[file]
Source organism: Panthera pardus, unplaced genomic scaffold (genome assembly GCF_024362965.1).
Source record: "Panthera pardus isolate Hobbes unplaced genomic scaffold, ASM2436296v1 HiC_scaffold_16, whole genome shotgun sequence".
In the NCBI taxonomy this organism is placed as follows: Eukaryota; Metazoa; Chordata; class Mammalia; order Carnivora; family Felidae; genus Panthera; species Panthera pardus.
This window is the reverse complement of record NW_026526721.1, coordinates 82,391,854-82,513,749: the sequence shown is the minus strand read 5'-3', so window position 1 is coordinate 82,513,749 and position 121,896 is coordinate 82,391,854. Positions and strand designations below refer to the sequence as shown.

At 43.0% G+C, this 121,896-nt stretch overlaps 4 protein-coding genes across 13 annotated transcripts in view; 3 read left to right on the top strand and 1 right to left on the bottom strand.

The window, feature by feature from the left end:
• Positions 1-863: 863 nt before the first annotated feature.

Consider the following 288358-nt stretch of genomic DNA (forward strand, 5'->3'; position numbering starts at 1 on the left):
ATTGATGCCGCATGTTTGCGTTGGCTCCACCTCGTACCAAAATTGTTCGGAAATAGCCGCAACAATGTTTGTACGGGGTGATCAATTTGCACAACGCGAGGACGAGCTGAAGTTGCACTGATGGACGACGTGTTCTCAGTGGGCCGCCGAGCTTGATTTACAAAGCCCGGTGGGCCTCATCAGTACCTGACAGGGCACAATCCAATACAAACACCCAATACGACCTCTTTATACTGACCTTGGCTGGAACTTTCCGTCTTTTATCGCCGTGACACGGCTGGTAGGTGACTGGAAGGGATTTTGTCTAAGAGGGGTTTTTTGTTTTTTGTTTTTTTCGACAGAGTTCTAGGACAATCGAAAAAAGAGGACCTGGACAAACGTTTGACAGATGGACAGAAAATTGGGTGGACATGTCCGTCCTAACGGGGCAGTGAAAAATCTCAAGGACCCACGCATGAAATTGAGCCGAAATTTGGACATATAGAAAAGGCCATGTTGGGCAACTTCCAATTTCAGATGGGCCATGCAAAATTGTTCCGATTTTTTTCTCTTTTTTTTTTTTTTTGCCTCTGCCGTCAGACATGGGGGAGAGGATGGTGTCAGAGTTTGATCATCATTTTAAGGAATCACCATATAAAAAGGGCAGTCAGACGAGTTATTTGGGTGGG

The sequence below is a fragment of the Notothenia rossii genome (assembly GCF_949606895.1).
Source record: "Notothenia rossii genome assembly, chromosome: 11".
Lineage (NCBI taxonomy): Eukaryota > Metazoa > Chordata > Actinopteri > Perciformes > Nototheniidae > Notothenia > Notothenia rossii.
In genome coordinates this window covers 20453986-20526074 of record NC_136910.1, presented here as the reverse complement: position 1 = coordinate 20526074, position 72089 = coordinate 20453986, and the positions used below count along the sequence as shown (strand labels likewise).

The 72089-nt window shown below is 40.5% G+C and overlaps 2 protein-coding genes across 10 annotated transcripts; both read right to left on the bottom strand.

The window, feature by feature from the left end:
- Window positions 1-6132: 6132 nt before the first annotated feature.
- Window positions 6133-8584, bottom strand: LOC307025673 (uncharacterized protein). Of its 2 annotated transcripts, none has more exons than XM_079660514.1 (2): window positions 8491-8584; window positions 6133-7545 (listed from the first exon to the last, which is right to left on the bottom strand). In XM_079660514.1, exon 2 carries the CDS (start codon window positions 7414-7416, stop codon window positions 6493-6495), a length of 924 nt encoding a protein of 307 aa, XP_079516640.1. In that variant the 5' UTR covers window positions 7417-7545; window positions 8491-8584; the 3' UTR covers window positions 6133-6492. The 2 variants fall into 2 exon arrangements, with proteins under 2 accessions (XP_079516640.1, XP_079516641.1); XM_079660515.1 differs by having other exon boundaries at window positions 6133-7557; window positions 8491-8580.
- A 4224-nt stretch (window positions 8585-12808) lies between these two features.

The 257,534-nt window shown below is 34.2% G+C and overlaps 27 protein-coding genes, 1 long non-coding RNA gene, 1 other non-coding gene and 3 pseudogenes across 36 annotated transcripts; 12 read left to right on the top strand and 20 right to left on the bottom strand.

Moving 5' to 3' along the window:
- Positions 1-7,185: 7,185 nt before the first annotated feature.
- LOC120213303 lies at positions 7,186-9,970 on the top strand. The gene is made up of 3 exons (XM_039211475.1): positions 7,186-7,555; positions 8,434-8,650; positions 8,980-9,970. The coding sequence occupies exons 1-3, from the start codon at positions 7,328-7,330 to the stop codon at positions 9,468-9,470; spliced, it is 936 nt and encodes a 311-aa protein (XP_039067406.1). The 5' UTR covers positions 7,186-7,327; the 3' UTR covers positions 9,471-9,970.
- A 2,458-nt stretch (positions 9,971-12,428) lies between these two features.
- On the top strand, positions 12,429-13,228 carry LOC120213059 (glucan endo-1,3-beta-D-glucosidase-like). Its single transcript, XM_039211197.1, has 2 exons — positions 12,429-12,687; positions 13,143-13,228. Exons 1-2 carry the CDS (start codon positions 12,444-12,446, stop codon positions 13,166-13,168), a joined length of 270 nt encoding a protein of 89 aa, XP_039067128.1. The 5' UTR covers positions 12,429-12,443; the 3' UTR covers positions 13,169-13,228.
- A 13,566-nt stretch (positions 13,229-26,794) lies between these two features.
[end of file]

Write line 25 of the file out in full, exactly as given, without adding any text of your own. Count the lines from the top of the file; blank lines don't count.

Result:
- A 13,566-nt stretch (positions 13,229-26,794) lies between these two features.